The Walden Effect: Farming, simple living, permaculture, and invention.

How to stockpile pasture

Grazing in the snowYesterday, I wrote about the benefits of stockpiling winter forage.  But how do you manage pastures so that you'll have extra grass to tide your animals over through the winter?

Greg Judy tries to stockpile his whole farm every year.  By extending his recovery period and always grazing paddocks in the same order, pastures last grazed in July are ready to be eaten in fall and early winter, while the areas grazed in October and November will have grown back enough to be grazed again in January.

Greg makes two passes over each stockpiled paddock over the course of the winter.  First, he rotates the animals through quickly, ensuring that they only eat the upper third of each plant.  These growing tips are the part of the plant highest in sugars, which means Greg's cows are getting lots of energy right when they need it --- during the coldest part of the winter. 

Starting in February, he rotates the cows through the same paddocks again, this time letting them eat half of what remains.  This second helping of stockpiled grass isn't as high quality as the grass tips, but the cows don't need as much energy since winter is beginning to mellow into spring.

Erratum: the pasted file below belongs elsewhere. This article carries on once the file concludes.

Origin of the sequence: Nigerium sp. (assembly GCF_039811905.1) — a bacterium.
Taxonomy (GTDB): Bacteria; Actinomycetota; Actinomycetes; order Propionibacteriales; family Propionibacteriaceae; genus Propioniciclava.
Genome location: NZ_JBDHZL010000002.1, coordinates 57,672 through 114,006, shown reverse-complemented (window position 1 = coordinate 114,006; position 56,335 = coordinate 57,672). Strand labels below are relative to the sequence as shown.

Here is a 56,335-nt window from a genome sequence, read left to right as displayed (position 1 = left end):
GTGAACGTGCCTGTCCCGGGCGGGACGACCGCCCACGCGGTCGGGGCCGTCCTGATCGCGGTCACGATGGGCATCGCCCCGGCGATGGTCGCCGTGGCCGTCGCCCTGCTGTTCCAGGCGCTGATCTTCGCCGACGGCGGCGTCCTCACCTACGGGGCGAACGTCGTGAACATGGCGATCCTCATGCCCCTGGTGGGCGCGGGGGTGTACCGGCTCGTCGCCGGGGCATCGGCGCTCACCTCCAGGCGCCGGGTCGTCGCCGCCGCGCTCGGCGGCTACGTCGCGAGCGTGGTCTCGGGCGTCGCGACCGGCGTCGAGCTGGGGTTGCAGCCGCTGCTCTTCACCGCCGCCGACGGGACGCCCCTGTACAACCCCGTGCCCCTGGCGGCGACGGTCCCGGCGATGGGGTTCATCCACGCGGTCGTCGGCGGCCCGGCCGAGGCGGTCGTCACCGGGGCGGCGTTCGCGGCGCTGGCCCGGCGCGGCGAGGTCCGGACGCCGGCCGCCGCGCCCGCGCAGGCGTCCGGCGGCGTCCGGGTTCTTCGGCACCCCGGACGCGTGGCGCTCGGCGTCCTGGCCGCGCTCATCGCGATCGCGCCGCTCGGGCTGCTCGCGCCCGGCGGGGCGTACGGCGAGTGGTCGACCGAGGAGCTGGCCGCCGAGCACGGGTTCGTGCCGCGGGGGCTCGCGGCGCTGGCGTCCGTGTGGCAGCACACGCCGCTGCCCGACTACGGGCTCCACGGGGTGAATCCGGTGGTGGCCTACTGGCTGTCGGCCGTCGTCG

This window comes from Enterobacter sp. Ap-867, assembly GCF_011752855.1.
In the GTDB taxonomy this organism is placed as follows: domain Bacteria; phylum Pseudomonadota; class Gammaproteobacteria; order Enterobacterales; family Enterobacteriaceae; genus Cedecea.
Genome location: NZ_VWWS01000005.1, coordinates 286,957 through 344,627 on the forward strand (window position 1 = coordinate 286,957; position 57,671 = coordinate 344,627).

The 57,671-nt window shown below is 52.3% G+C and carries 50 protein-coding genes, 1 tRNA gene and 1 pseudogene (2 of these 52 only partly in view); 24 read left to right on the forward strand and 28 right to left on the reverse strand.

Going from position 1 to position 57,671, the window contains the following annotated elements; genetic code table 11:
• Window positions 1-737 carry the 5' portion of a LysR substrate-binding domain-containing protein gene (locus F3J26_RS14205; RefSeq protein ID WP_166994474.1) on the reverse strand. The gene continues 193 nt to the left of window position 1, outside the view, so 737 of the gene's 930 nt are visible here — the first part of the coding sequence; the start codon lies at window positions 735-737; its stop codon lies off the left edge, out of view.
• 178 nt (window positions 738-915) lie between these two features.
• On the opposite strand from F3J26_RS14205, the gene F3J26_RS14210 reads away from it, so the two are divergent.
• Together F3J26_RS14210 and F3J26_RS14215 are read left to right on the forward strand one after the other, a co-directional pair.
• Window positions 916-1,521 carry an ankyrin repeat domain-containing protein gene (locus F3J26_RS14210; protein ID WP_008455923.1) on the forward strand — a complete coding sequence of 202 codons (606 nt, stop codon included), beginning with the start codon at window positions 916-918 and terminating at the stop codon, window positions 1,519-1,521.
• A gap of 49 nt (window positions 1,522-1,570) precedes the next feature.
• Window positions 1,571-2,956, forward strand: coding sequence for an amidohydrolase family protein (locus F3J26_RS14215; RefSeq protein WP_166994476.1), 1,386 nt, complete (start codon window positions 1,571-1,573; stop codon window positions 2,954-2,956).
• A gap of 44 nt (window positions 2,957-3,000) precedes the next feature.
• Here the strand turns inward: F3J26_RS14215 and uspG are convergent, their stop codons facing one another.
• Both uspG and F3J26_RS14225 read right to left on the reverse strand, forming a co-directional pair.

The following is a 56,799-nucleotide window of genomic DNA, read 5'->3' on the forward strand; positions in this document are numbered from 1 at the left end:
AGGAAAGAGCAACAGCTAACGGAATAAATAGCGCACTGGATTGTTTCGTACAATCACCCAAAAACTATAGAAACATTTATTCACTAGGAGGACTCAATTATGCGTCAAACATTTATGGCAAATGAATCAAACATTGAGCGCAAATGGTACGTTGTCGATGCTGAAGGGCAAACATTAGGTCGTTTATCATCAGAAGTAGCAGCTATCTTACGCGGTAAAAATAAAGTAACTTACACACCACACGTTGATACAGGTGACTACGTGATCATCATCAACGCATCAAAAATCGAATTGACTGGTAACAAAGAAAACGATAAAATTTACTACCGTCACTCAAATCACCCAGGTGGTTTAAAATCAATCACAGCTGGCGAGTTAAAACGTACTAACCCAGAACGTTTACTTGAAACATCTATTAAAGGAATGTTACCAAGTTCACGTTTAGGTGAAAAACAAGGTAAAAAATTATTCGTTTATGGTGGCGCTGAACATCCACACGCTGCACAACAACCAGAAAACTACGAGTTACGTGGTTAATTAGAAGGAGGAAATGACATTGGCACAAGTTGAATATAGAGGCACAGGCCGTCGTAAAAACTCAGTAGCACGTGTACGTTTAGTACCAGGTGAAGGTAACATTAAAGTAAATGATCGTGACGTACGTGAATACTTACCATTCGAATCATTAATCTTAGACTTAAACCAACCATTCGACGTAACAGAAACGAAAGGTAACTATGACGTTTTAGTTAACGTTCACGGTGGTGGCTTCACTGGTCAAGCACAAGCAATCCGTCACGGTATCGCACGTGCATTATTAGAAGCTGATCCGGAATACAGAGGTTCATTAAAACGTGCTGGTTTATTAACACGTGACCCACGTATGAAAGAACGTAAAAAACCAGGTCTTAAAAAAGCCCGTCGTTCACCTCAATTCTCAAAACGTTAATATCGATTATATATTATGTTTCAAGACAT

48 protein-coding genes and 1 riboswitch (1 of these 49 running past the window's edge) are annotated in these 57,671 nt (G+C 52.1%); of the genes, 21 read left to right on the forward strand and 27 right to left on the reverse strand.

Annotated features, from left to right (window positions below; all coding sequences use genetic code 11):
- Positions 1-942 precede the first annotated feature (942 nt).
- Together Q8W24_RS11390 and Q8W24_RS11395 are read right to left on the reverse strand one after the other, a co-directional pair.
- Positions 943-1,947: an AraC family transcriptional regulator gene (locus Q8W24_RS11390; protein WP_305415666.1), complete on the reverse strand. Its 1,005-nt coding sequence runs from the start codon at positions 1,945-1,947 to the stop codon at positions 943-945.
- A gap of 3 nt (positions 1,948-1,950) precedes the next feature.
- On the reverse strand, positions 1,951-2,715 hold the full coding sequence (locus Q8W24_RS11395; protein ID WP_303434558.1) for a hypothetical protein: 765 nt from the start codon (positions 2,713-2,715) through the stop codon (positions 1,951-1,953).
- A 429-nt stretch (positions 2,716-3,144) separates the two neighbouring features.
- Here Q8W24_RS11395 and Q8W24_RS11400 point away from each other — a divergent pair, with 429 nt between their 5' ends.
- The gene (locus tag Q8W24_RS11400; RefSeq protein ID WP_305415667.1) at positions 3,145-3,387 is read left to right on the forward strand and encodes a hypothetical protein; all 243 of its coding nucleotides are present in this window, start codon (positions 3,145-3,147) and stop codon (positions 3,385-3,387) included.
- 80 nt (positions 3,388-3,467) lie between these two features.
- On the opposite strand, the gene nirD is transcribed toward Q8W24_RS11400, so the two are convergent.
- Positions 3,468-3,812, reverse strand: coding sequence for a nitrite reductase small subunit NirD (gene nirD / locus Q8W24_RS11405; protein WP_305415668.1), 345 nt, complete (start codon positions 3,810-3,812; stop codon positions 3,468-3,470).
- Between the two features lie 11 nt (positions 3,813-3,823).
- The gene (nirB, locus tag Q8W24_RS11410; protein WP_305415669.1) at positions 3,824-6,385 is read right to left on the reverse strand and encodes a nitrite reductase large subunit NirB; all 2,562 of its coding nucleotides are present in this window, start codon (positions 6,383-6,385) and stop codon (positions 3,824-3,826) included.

Stockpiled grassCome April, the pastures should have fully recovered, with new grass stalks once again reaching the boot stage.  However, Greg aims to still have a bit of stockpiled, brown grass left in each field even as the new grass is growing up.  (He notes that if your cows have eaten up every last bit and you don't have stockpile left in April, you've got too many animals on the farm.)  The combination of lush spring growth and leftover winter growth keep the cows from coming down with bloat since they tend to consume both types of plant matter at once.

The final factor Greg Judy mentions about winter grazing is soil management.  Many farmers don't allow their animals on pasture at all during the winter because of the tendency of their hooves to churn the ground up into mud ("pugging").  Greg is able to keep his animals on pasture since he's bred for a lighter cow (more on this later) and since he moves his cattle twice a day during wet periods in the winter.  Make sure you pay attention to the soil as well as the grass!

Learn to buy non-perishables in bulk so you can save money while ensuring you have plenty of food during emergencies.

99 cent pasture ebookThis post is part of our Mob Grazing lunchtime series.  Read all of the entries:

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About us: Anna Hess and Mark Hamilton spent over a decade living self-sufficiently in the mountains of Virginia before moving north to start over from scratch in the foothills of Ohio. They've experimented with permaculture, no-till gardening, trailersteading, home-based microbusinesses and much more, writing about their adventures in both blogs and books.

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